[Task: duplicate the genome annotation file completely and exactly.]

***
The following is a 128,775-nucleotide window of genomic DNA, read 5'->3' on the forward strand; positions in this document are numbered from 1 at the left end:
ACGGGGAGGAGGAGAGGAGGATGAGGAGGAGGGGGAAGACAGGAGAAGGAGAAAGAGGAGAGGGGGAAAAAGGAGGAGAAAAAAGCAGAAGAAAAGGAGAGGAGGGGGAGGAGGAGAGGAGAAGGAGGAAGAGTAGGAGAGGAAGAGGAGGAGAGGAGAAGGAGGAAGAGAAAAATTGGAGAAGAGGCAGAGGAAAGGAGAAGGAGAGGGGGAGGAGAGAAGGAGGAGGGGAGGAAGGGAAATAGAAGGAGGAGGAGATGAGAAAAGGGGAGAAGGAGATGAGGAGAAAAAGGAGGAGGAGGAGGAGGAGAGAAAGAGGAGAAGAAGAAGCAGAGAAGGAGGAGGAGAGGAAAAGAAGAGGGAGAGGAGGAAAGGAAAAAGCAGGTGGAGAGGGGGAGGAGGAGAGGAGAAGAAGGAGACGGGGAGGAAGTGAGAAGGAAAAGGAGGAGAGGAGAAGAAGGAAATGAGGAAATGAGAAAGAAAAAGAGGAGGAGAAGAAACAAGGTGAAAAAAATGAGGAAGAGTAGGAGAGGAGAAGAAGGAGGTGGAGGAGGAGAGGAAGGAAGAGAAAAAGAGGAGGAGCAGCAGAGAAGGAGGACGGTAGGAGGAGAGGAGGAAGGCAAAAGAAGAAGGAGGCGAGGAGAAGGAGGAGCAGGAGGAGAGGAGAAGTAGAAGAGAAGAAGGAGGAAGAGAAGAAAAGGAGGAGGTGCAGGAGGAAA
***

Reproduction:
The following is a 128,775-nucleotide window of genomic DNA, read 5'->3' on the forward strand; positions in this document are numbered from 1 at the left end:
ACGGGGAGGAGGAGAGGAGGATGAGGAGGAGGGGGAAGACAGGAGAAGGAGAAAGAGGAGAGGGGGAAAAAGGAGGAGAAAAAAGCAGAAGAAAAGGAGAGGAGGGGGAGGAGGAGAGGAGAAGGAGGAAGAGTAGGAGAGGAAGAGGAGGAGAGGAGAAGGAGGAAGAGAAAAATTGGAGAAGAGGCAGAGGAAAGGAGAAGGAGAGGGGGAGGAGAGAAGGAGGAGGGGAGGAAGGGAAATAGAAGGAGGAGGAGATGAGAAAAGGGGAGAAGGAGATGAGGAGAAAAAGGAGGAGGAGGAGGAGGAGAGAAAGAGGAGAAGAAGAAGCAGAGAAGGAGGAGGAGAGGAAAAGAAGAGGGAGAGGAGGAAAGGAAAAAGCAGGTGGAGAGGGGGAGGAGGAGAGGAGAAGAAGGAGACGGGGAGGAAGTGAGAAGGAAAAGGAGGAGAGGAGAAGAAGGAAATGAGGAAATGAGAAAGAAAAAGAGGAGGAGAAGAAACAAGGTGAAAAAAATGAGGAAGAGTAGGAGAGGAGAAGAAGGAGGTGGAGGAGGAGAGGAAGGAAGAGAAAAAGAGGAGGAGCAGCAGAGAAGGAGGACGGTAGGAGGAGAGGAGGAAGGCAAAAGAAGAAGGAGGCGAGGAGAAGGAGGAGCAGGAGGAGAGGAGAAGTAGAAGAGAAGAAGGAGGAAGAGAAGAAAAGGAGGAGGTGCAGGAGGAAA